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December 2002

News about Science, Technology and Engineering at Iowa State University

Immersive virtual reality for the masses
A new low-cost, portable virtual reality system demonstrates how VR can be brought into the mainstream of computing. It was designed and built by faculty, staff and students of the Virtual Reality Applications Center at Iowa State University.

"We designed it to provide the best quality image possible at the lowest cost," said Carolina Cruz-Neira, associate director of VRAC and an associate professor of industrial and manufacturing systems engineering at ISU. The system uses standard personal computers, meeting-room video projectors and other off-the-shelf components.

The system consists of a number of self-contained display modules. These wedge-shaped aluminum structures hold an 8-foot-wide by 6-foot-tall, snap-on screen at the wide end and two computers and two projectors at the narrow end. The modules are on wheels to easily move and reconfigure the system. Using four modules, the system can be made into a room-like, immersive system with four walls or an ultrawide 32-foot-long display.

To keep costs down, the system uses polarized light and inexpensive polarized glasses to achieve the stereoscopic, 3-D images required for VR. For sound, it uses an audio system and speakers like those found in most desktop personal computers. The system can be set up in about two hours and does not require rooms with high ceilings. For more information, contact Cruz-Neira, (515) 294-5685; or Robert Mills, IPRT Public Affairs, (515) 294-1113.

Studying how antibiotics target disease
An Iowa State researcher is trying to find a better way to target disease. Gloria Culver, Iowa State assistant professor of biochemistry, biophysics, and molecular biology, was recently awarded more than $1 million from the National Institutes of Heath for a five-year study on ribosome assembly.

Culver's research involves understanding the structure and assembly of ribosomes, the machines within cells that translate genetic information into proteins. Proteins regulate the structure and function of the body's cells, tissues and organs. Examples of proteins include hormones, enzymes, and antibodies. Their role in protein development makes ribosomes one of the most fundamentally important cellular components, Culver said.

Each ribosome is comprised of two subunits and each of these subunits is comprised of many different parts, which makes understanding how these complex machines assemble a difficult task. Culver said that understanding how two ribosomal subunits are assembled may lead to improved target location for synthetic antibiotics to treat infections.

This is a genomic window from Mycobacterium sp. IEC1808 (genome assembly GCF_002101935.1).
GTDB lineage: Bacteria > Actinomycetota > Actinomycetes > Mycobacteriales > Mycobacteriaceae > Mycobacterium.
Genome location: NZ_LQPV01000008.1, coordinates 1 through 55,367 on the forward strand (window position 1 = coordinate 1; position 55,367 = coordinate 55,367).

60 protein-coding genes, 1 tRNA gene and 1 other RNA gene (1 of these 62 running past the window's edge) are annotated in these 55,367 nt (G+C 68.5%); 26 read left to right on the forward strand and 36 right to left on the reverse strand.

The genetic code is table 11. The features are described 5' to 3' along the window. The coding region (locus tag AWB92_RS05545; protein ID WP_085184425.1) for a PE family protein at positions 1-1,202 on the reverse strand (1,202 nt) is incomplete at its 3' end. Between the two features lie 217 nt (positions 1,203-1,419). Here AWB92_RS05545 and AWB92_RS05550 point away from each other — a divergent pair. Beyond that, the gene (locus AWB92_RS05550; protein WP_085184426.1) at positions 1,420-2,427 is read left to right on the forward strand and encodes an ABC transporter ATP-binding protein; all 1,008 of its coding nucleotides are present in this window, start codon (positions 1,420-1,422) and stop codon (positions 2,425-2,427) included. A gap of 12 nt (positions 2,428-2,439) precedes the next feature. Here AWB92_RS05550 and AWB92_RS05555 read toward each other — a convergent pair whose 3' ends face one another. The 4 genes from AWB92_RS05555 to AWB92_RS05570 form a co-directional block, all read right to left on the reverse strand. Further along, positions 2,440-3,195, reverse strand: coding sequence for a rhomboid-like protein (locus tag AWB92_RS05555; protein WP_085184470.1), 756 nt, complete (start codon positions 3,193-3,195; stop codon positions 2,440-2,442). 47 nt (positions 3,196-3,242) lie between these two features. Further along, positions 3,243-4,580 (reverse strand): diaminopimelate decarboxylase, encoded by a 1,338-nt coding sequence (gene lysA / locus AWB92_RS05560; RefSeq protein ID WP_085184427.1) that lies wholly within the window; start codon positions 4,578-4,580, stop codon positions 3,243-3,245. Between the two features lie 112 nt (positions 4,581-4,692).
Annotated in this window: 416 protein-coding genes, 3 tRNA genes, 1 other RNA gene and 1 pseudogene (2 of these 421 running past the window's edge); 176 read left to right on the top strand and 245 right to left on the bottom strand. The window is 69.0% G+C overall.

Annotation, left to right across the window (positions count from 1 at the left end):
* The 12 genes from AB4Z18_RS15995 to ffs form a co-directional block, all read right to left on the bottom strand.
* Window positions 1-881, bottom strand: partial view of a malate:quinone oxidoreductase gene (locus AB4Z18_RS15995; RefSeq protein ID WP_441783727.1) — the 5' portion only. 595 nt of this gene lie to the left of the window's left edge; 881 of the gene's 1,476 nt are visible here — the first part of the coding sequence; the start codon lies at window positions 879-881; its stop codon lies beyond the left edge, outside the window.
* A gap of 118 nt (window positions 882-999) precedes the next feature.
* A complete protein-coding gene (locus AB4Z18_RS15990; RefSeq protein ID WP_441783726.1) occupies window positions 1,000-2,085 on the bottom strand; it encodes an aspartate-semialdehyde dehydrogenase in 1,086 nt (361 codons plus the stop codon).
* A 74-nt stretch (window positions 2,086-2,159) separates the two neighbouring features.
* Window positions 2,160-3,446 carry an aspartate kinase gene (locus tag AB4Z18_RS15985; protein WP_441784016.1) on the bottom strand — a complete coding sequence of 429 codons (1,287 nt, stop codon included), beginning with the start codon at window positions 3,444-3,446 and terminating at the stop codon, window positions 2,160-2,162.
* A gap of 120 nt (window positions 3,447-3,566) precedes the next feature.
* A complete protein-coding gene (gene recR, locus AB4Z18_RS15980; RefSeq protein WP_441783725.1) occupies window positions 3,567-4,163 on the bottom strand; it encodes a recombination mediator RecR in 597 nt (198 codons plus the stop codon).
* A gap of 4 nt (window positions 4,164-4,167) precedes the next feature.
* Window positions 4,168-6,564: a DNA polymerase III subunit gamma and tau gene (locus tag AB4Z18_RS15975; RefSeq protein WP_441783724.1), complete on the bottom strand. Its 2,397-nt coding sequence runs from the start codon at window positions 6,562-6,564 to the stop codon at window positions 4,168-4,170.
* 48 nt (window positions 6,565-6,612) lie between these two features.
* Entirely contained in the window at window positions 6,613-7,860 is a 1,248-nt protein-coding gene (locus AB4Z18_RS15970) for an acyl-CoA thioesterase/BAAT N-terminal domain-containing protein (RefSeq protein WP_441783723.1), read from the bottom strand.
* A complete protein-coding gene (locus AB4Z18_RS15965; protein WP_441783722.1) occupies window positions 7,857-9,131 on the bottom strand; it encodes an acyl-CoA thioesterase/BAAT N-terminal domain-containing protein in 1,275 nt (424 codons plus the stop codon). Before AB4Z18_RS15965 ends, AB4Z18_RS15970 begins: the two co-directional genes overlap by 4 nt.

"We have accomplished our first goal, which was to identify components that facilitate the 30S ribosomal subunit assembly," Culver said. The initial work in this study was to demonstrate that the assembly factors exist, and to use biochemical techniques to identify the exact components -- something that had not previously been accomplished.

"Our work is the strongest evidence to date for the existence of bacterial ribosome assembly factors," Culver said. "Now we face the daunting task of elucidating how these factors act to facilitate assembly."

Culver now is attempting to identify other 30S subunit assembly factors from E. coli. She hopes this portion of the study will help her discover why these machines are so complex, if their complexity is required for function and how to use knowledge of their assembly to regulate cell growth. For more information, contact Culver, (515) 294-3382, or Bridget Bailey, ISU News Service, (515) 294-6881.

New surfaces could lead to longer lasting implants
Innovative surface designs may allow a material to be used more widely as surgical implants. Svetlana Shabalovskaya, an adjunct associate professor of physics at Iowa State University, and an interdisciplinary team of researchers -- including Pat Thiel, distinguished professor of chemistry, and Joan Cunnick, associate professor of microbioligy -- recently received a $180,000 grant from the National Institutes of Health for a two-year pilot study of Nitinol, an alloy of nickel and titanium. Ames Laboratory scientist Jim Anderegg also is a key researcher on the project.

The advantages of Nitinol include super elasticity and shape memory. Miniature shape-memory and super elastic implants made from Nitinol could be used in the field of minimal invasive surgery and help speed recovery of patients. With the help of super elastic guide-wire made from Nitinol, various Nitinol devices and implants could be delivered through blood vessels to the proper spot and be released to perform their duties. Shabalovskaya said implants and devices from Nitinol miniature wire are already used overseas as filters to catch blood clots in blood vessels, as "baskets" to remove gall bladder stones, as stents to keep open space in the organs and blood vessels, and as orthodontic wires. The work is to make the material less toxic.

"Our goal is to design the surface of the implant material so that it will not contain the toxic and allergic element nickel, and will be composed of inert titanium oxide that is stable in the human body," Shabalovskaya said. She added that surface stability is a key issue of implant service and the subject of the team's research. For more information, contact Shabalovskaya, (515) 294-1293; Thiel, (515) 294-7871; or Bridget Bailey, ISU News Service, (515) 294-6881.


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